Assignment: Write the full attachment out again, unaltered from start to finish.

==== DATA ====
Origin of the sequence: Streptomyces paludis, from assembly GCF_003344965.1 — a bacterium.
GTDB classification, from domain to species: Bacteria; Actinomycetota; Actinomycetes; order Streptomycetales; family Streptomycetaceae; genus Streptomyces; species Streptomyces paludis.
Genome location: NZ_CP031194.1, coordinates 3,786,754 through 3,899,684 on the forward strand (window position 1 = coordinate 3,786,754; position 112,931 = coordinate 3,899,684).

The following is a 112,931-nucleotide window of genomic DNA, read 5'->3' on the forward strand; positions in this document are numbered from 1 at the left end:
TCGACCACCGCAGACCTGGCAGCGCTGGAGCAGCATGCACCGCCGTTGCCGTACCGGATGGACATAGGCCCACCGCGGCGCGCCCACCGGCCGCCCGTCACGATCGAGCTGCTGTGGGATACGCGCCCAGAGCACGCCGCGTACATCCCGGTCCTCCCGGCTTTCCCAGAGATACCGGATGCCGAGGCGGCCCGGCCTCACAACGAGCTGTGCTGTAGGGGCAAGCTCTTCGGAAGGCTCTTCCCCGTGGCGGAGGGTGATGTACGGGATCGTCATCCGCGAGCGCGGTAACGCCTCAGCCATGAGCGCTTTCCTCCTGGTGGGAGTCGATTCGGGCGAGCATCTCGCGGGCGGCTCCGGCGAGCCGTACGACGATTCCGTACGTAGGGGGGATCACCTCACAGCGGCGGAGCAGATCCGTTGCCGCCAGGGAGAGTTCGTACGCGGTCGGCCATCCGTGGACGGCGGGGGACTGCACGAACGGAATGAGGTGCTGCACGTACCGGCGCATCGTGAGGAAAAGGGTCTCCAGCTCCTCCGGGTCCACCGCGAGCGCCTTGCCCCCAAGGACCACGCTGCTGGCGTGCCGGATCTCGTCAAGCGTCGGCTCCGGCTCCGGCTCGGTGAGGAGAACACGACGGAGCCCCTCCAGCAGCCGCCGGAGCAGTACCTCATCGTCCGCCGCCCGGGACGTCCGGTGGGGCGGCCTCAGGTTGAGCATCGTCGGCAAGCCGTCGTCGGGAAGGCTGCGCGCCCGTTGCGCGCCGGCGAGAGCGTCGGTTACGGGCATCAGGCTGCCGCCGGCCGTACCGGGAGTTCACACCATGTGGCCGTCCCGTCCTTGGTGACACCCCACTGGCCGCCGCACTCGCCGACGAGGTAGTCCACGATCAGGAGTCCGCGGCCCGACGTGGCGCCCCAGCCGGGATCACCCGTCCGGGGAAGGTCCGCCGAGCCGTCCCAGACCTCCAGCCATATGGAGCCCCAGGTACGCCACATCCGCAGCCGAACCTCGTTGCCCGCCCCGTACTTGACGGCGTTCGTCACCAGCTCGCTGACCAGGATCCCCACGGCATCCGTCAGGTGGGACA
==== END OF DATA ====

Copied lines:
Origin of the sequence: Streptomyces paludis, from assembly GCF_003344965.1 — a bacterium.
GTDB classification, from domain to species: Bacteria; Actinomycetota; Actinomycetes; order Streptomycetales; family Streptomycetaceae; genus Streptomyces; species Streptomyces paludis.
Genome location: NZ_CP031194.1, coordinates 3,786,754 through 3,899,684 on the forward strand (window position 1 = coordinate 3,786,754; position 112,931 = coordinate 3,899,684).

The following is a 112,931-nucleotide window of genomic DNA, read 5'->3' on the forward strand; positions in this document are numbered from 1 at the left end:
TCGACCACCGCAGACCTGGCAGCGCTGGAGCAGCATGCACCGCCGTTGCCGTACCGGATGGACATAGGCCCACCGCGGCGCGCCCACCGGCCGCCCGTCACGATCGAGCTGCTGTGGGATACGCGCCCAGAGCACGCCGCGTACATCCCGGTCCTCCCGGCTTTCCCAGAGATACCGGATGCCGAGGCGGCCCGGCCTCACAACGAGCTGTGCTGTAGGGGCAAGCTCTTCGGAAGGCTCTTCCCCGTGGCGGAGGGTGATGTACGGGATCGTCATCCGCGAGCGCGGTAACGCCTCAGCCATGAGCGCTTTCCTCCTGGTGGGAGTCGATTCGGGCGAGCATCTCGCGGGCGGCTCCGGCGAGCCGTACGACGATTCCGTACGTAGGGGGGATCACCTCACAGCGGCGGAGCAGATCCGTTGCCGCCAGGGAGAGTTCGTACGCGGTCGGCCATCCGTGGACGGCGGGGGACTGCACGAACGGAATGAGGTGCTGCACGTACCGGCGCATCGTGAGGAAAAGGGTCTCCAGCTCCTCCGGGTCCACCGCGAGCGCCTTGCCCCCAAGGACCACGCTGCTGGCGTGCCGGATCTCGTCAAGCGTCGGCTCCGGCTCCGGCTCGGTGAGGAGAACACGACGGAGCCCCTCCAGCAGCCGCCGGAGCAGTACCTCATCGTCCGCCGCCCGGGACGTCCGGTGGGGCGGCCTCAGGTTGAGCATCGTCGGCAAGCCGTCGTCGGGAAGGCTGCGCGCCCGTTGCGCGCCGGCGAGAGCGTCGGTTACGGGCATCAGGCTGCCGCCGGCCGTACCGGGAGTTCACACCATGTGGCCGTCCCGTCCTTGGTGACACCCCACTGGCCGCCGCACTCGCCGACGAGGTAGTCCACGATCAGGAGTCCGCGGCCCGACGTGGCGCCCCAGCCGGGATCACCCGTCCGGGGAAGGTCCGCCGAGCCGTCCCAGACCTCCAGCCATATGGAGCCCCAGGTACGCCACATCCGCAGCCGAACCTCGTTGCCCGCCCCGTACTTGACGGCGTTCGTCACCAGCTCGCTGACCAGGATCCCCACGGCATCCGTCAGGTGGGACA